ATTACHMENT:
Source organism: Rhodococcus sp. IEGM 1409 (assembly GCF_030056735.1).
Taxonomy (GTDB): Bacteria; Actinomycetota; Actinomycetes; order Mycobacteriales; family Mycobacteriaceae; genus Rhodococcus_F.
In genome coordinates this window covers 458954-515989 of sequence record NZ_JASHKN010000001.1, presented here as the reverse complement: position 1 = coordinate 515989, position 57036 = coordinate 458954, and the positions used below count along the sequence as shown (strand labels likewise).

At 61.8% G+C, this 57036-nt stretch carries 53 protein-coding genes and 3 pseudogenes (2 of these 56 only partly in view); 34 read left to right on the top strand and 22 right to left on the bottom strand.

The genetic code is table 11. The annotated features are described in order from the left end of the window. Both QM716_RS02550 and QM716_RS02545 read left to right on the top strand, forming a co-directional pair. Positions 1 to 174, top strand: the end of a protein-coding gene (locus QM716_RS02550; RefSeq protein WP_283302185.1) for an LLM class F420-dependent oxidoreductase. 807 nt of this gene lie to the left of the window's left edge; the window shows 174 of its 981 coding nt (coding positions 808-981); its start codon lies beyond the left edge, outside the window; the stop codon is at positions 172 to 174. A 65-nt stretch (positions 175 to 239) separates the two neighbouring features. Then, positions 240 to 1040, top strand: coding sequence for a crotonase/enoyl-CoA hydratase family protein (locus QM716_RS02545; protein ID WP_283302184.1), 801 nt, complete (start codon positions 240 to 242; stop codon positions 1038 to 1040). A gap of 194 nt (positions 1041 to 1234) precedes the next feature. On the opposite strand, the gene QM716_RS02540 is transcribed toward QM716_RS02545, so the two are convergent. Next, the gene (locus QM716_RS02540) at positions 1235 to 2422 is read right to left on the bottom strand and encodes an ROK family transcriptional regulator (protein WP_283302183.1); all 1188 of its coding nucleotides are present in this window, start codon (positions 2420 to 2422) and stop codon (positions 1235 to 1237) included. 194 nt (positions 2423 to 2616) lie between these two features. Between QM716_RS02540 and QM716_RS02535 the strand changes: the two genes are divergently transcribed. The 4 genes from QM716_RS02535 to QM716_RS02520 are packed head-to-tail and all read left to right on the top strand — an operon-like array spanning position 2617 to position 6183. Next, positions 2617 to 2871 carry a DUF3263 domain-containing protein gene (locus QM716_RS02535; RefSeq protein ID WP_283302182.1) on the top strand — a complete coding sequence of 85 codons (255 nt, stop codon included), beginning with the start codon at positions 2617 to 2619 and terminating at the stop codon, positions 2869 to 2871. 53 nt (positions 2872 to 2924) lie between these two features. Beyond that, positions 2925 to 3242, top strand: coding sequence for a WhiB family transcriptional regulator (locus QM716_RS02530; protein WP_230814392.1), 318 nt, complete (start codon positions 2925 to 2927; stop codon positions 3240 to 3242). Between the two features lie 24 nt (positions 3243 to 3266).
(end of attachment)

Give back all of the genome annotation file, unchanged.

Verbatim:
Source organism: Rhodococcus sp. IEGM 1409 (assembly GCF_030056735.1).
Taxonomy (GTDB): Bacteria; Actinomycetota; Actinomycetes; order Mycobacteriales; family Mycobacteriaceae; genus Rhodococcus_F.
In genome coordinates this window covers 458954-515989 of sequence record NZ_JASHKN010000001.1, presented here as the reverse complement: position 1 = coordinate 515989, position 57036 = coordinate 458954, and the positions used below count along the sequence as shown (strand labels likewise).

At 61.8% G+C, this 57036-nt stretch carries 53 protein-coding genes and 3 pseudogenes (2 of these 56 only partly in view); 34 read left to right on the top strand and 22 right to left on the bottom strand.

The genetic code is table 11. The annotated features are described in order from the left end of the window. Both QM716_RS02550 and QM716_RS02545 read left to right on the top strand, forming a co-directional pair. Positions 1 to 174, top strand: the end of a protein-coding gene (locus QM716_RS02550; RefSeq protein WP_283302185.1) for an LLM class F420-dependent oxidoreductase. 807 nt of this gene lie to the left of the window's left edge; the window shows 174 of its 981 coding nt (coding positions 808-981); its start codon lies beyond the left edge, outside the window; the stop codon is at positions 172 to 174. A 65-nt stretch (positions 175 to 239) separates the two neighbouring features. Then, positions 240 to 1040, top strand: coding sequence for a crotonase/enoyl-CoA hydratase family protein (locus QM716_RS02545; protein ID WP_283302184.1), 801 nt, complete (start codon positions 240 to 242; stop codon positions 1038 to 1040). A gap of 194 nt (positions 1041 to 1234) precedes the next feature. On the opposite strand, the gene QM716_RS02540 is transcribed toward QM716_RS02545, so the two are convergent. Next, the gene (locus QM716_RS02540) at positions 1235 to 2422 is read right to left on the bottom strand and encodes an ROK family transcriptional regulator (protein WP_283302183.1); all 1188 of its coding nucleotides are present in this window, start codon (positions 2420 to 2422) and stop codon (positions 1235 to 1237) included. 194 nt (positions 2423 to 2616) lie between these two features. Between QM716_RS02540 and QM716_RS02535 the strand changes: the two genes are divergently transcribed. The 4 genes from QM716_RS02535 to QM716_RS02520 are packed head-to-tail and all read left to right on the top strand — an operon-like array spanning position 2617 to position 6183. Next, positions 2617 to 2871 carry a DUF3263 domain-containing protein gene (locus QM716_RS02535; RefSeq protein ID WP_283302182.1) on the top strand — a complete coding sequence of 85 codons (255 nt, stop codon included), beginning with the start codon at positions 2617 to 2619 and terminating at the stop codon, positions 2869 to 2871. 53 nt (positions 2872 to 2924) lie between these two features. Beyond that, positions 2925 to 3242, top strand: coding sequence for a WhiB family transcriptional regulator (locus QM716_RS02530; protein WP_230814392.1), 318 nt, complete (start codon positions 2925 to 2927; stop codon positions 3240 to 3242). Between the two features lie 24 nt (positions 3243 to 3266).